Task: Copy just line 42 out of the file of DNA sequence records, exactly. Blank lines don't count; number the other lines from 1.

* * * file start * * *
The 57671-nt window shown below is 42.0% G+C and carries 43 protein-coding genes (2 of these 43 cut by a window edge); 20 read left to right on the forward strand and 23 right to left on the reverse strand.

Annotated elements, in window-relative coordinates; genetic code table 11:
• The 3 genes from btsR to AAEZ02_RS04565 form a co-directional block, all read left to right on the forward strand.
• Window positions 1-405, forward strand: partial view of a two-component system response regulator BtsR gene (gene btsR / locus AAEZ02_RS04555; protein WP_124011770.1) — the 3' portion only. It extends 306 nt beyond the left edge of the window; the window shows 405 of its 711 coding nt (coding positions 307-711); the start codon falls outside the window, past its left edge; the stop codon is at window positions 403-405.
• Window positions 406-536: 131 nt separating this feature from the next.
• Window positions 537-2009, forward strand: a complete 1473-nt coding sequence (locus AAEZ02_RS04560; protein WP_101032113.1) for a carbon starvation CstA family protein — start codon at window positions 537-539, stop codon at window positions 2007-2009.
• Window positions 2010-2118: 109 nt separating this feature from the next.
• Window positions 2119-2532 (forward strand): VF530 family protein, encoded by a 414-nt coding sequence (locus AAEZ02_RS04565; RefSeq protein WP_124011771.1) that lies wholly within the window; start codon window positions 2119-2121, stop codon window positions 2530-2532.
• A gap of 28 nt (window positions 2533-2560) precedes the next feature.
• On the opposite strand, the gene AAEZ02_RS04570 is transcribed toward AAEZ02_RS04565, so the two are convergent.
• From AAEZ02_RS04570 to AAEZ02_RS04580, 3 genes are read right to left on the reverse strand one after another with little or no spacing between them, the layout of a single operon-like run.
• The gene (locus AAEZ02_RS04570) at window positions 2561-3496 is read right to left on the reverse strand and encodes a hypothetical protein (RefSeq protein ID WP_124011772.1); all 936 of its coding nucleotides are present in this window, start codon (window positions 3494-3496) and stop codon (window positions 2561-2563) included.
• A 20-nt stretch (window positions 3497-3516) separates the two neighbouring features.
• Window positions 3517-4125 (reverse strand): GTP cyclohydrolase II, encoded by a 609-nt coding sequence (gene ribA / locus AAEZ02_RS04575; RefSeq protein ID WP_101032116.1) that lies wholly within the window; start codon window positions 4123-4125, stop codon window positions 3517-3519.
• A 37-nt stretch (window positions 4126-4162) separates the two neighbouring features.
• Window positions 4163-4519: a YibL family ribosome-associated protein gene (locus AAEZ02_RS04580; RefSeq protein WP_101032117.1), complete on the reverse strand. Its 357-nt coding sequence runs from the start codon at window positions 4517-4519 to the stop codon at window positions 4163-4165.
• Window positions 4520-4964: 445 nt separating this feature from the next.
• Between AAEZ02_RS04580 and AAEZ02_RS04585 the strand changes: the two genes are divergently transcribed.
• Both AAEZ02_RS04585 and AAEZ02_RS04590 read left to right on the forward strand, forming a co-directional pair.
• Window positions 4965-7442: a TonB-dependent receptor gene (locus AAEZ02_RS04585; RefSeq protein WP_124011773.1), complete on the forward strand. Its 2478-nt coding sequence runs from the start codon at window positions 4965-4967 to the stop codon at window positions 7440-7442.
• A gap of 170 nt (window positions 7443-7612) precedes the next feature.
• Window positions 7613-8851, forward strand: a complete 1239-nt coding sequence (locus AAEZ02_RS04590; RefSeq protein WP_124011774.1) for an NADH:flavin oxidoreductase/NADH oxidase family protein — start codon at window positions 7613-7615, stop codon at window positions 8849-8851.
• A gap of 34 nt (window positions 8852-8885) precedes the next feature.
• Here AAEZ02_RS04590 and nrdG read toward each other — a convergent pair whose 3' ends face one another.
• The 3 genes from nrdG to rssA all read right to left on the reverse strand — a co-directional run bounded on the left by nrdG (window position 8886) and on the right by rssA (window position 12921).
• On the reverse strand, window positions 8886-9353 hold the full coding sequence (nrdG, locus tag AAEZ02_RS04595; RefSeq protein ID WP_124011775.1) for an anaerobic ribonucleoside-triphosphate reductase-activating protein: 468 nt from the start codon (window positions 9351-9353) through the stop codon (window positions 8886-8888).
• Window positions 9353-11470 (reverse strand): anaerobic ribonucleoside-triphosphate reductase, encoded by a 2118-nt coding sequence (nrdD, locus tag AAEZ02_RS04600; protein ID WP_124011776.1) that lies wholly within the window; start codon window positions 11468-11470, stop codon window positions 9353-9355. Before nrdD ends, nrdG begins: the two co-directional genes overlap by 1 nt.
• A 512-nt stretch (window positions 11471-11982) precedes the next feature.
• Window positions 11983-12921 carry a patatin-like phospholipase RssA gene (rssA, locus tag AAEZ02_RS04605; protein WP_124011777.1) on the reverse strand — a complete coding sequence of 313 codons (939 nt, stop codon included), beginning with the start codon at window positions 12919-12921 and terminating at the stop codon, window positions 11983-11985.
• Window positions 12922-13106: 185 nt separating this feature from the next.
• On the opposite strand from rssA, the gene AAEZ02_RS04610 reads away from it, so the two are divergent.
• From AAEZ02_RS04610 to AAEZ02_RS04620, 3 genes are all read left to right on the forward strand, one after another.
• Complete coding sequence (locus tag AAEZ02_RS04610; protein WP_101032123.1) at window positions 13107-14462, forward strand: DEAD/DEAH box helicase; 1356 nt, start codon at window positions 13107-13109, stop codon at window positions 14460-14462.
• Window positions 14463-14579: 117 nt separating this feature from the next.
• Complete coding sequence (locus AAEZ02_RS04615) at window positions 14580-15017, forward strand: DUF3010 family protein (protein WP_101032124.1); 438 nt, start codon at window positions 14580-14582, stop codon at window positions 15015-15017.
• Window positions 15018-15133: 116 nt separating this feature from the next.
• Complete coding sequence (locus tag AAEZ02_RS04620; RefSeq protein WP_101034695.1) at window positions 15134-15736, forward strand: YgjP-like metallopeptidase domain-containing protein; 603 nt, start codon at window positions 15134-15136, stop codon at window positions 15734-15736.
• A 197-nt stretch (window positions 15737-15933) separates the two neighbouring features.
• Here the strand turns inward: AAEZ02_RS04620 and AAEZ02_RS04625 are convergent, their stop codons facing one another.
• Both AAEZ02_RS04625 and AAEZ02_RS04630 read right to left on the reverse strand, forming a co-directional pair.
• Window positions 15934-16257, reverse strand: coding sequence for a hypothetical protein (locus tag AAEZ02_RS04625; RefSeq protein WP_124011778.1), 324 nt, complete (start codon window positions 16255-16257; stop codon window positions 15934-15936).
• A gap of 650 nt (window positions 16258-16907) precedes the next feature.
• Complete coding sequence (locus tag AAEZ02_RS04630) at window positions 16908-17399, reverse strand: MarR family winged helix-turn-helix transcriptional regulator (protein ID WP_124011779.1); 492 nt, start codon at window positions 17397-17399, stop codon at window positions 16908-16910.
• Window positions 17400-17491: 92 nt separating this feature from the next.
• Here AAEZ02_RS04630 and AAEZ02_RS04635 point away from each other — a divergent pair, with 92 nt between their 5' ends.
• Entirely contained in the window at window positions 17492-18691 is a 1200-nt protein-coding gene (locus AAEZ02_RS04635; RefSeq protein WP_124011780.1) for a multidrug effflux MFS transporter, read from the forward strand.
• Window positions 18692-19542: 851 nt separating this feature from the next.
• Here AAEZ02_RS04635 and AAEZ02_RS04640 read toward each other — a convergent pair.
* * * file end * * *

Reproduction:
• A gap of 650 nt (window positions 16258-16907) precedes the next feature.